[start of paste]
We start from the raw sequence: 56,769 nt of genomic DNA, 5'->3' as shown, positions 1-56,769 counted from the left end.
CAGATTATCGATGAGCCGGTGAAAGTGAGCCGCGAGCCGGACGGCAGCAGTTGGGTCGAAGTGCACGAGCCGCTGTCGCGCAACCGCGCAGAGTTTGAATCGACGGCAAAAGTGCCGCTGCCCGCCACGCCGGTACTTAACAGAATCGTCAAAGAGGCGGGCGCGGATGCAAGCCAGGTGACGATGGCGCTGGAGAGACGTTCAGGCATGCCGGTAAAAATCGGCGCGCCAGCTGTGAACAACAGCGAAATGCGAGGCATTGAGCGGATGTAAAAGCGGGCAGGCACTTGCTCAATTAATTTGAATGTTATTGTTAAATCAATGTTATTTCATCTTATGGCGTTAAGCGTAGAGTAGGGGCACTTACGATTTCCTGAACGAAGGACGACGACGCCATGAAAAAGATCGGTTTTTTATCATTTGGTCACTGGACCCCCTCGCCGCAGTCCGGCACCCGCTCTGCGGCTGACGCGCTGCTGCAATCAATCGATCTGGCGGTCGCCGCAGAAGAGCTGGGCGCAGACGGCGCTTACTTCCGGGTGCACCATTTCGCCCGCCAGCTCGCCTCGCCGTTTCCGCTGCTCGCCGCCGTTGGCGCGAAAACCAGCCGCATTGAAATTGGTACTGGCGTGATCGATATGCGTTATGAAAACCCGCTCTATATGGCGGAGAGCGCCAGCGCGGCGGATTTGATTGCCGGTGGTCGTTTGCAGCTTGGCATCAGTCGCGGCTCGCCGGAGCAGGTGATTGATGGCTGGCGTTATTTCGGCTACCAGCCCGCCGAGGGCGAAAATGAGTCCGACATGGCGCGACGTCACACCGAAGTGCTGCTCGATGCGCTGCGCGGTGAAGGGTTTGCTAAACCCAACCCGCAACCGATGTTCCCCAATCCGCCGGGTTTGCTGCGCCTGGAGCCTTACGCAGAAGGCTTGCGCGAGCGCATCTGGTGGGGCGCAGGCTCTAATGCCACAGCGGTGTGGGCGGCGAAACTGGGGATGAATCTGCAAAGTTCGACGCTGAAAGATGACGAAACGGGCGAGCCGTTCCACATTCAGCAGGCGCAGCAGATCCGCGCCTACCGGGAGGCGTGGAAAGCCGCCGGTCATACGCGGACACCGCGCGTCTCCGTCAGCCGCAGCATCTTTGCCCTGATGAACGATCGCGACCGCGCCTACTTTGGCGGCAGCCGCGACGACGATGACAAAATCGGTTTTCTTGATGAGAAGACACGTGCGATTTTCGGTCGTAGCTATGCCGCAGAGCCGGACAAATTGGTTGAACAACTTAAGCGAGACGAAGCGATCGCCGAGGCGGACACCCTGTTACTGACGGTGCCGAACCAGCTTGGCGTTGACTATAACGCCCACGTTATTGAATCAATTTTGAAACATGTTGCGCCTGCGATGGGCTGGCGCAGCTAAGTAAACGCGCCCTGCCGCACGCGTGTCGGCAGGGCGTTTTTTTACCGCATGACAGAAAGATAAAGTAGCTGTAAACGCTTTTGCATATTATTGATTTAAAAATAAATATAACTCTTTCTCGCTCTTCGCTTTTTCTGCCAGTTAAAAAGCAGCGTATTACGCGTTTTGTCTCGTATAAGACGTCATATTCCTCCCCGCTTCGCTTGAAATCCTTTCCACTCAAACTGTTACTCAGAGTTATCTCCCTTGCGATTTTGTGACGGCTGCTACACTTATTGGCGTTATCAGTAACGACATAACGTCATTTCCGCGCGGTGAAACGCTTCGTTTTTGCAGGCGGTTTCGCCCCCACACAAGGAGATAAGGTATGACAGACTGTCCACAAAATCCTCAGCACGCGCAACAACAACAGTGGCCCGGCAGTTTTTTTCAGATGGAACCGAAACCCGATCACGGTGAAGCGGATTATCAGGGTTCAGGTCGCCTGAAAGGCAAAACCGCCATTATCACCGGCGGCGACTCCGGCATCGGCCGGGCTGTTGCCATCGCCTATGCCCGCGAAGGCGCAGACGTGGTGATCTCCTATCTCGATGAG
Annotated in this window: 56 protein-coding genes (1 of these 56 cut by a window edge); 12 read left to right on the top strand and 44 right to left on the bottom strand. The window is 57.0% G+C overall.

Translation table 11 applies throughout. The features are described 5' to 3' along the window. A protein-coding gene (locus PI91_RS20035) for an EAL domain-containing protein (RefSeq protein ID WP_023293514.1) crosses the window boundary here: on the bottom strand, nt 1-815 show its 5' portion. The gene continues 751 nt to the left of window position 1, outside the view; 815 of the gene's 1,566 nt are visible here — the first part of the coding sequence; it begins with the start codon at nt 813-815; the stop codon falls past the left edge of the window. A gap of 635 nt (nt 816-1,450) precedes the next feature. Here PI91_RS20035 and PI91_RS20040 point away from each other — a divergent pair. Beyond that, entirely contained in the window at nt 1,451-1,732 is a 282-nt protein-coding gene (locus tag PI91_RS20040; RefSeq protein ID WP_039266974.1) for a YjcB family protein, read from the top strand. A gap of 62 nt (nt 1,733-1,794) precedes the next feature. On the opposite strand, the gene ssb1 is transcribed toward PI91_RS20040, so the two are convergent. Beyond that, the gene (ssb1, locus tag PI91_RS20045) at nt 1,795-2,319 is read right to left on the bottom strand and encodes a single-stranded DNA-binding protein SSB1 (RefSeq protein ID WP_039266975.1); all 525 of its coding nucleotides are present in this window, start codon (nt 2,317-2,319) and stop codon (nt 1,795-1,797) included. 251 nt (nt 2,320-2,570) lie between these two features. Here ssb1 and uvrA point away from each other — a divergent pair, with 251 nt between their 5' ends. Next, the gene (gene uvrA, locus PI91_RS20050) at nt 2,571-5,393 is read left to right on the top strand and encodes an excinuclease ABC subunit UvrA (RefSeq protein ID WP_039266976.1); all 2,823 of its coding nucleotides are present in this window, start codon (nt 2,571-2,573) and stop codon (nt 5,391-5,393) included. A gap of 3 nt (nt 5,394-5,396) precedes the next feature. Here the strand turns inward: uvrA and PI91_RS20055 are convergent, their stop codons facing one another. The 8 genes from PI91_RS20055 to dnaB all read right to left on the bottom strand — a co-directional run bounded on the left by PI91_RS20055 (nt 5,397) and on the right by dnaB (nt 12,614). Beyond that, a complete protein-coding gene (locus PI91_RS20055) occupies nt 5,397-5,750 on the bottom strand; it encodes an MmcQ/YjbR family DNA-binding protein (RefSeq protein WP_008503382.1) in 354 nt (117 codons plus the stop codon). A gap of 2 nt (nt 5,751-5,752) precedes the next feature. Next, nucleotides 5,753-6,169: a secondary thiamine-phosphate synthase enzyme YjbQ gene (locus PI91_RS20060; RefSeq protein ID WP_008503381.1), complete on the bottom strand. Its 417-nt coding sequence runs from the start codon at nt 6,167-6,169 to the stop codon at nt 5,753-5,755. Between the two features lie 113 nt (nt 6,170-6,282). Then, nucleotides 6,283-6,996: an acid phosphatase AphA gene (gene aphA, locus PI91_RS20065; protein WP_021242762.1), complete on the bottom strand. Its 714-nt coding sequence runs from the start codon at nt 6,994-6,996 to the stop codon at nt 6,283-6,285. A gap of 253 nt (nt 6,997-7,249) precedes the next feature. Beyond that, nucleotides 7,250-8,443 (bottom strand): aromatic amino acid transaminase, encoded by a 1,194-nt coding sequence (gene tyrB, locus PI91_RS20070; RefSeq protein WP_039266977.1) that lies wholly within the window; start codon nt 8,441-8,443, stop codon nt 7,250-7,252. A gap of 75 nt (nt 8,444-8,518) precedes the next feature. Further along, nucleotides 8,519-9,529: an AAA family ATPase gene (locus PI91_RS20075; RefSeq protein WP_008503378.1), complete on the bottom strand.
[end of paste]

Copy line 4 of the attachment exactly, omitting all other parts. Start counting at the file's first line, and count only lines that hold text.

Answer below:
Translation table 11 applies throughout. The features are described 5' to 3' along the window. A protein-coding gene (locus PI91_RS20035) for an EAL domain-containing protein (RefSeq protein ID WP_023293514.1) crosses the window boundary here: on the bottom strand, nt 1-815 show its 5' portion. The gene continues 751 nt to the left of window position 1, outside the view; 815 of the gene's 1,566 nt are visible here — the first part of the coding sequence; it begins with the start codon at nt 813-815; the stop codon falls past the left edge of the window. A gap of 635 nt (nt 816-1,450) precedes the next feature. Here PI91_RS20035 and PI91_RS20040 point away from each other — a divergent pair. Beyond that, entirely contained in the window at nt 1,451-1,732 is a 282-nt protein-coding gene (locus tag PI91_RS20040; RefSeq protein ID WP_039266974.1) for a YjcB family protein, read from the top strand. A gap of 62 nt (nt 1,733-1,794) precedes the next feature. On the opposite strand, the gene ssb1 is transcribed toward PI91_RS20040, so the two are convergent. Beyond that, the gene (ssb1, locus tag PI91_RS20045) at nt 1,795-2,319 is read right to left on the bottom strand and encodes a single-stranded DNA-binding protein SSB1 (RefSeq protein ID WP_039266975.1); all 525 of its coding nucleotides are present in this window, start codon (nt 2,317-2,319) and stop codon (nt 1,795-1,797) included. 251 nt (nt 2,320-2,570) lie between these two features. Here ssb1 and uvrA point away from each other — a divergent pair, with 251 nt between their 5' ends. Next, the gene (gene uvrA, locus PI91_RS20050) at nt 2,571-5,393 is read left to right on the top strand and encodes an excinuclease ABC subunit UvrA (RefSeq protein ID WP_039266976.1); all 2,823 of its coding nucleotides are present in this window, start codon (nt 2,571-2,573) and stop codon (nt 5,391-5,393) included. A gap of 3 nt (nt 5,394-5,396) precedes the next feature. Here the strand turns inward: uvrA and PI91_RS20055 are convergent, their stop codons facing one another. The 8 genes from PI91_RS20055 to dnaB all read right to left on the bottom strand — a co-directional run bounded on the left by PI91_RS20055 (nt 5,397) and on the right by dnaB (nt 12,614). Beyond that, a complete protein-coding gene (locus PI91_RS20055) occupies nt 5,397-5,750 on the bottom strand; it encodes an MmcQ/YjbR family DNA-binding protein (RefSeq protein WP_008503382.1) in 354 nt (117 codons plus the stop codon). A gap of 2 nt (nt 5,751-5,752) precedes the next feature. Next, nucleotides 5,753-6,169: a secondary thiamine-phosphate synthase enzyme YjbQ gene (locus PI91_RS20060; RefSeq protein ID WP_008503381.1), complete on the bottom strand. Its 417-nt coding sequence runs from the start codon at nt 6,167-6,169 to the stop codon at nt 5,753-5,755. Between the two features lie 113 nt (nt 6,170-6,282). Then, nucleotides 6,283-6,996: an acid phosphatase AphA gene (gene aphA, locus PI91_RS20065; protein WP_021242762.1), complete on the bottom strand. Its 714-nt coding sequence runs from the start codon at nt 6,994-6,996 to the stop codon at nt 6,283-6,285. A gap of 253 nt (nt 6,997-7,249) precedes the next feature. Beyond that, nucleotides 7,250-8,443 (bottom strand): aromatic amino acid transaminase, encoded by a 1,194-nt coding sequence (gene tyrB, locus PI91_RS20070; RefSeq protein WP_039266977.1) that lies wholly within the window; start codon nt 8,441-8,443, stop codon nt 7,250-7,252. A gap of 75 nt (nt 8,444-8,518) precedes the next feature. Further along, nucleotides 8,519-9,529: an AAA family ATPase gene (locus PI91_RS20075; RefSeq protein WP_008503378.1), complete on the bottom strand.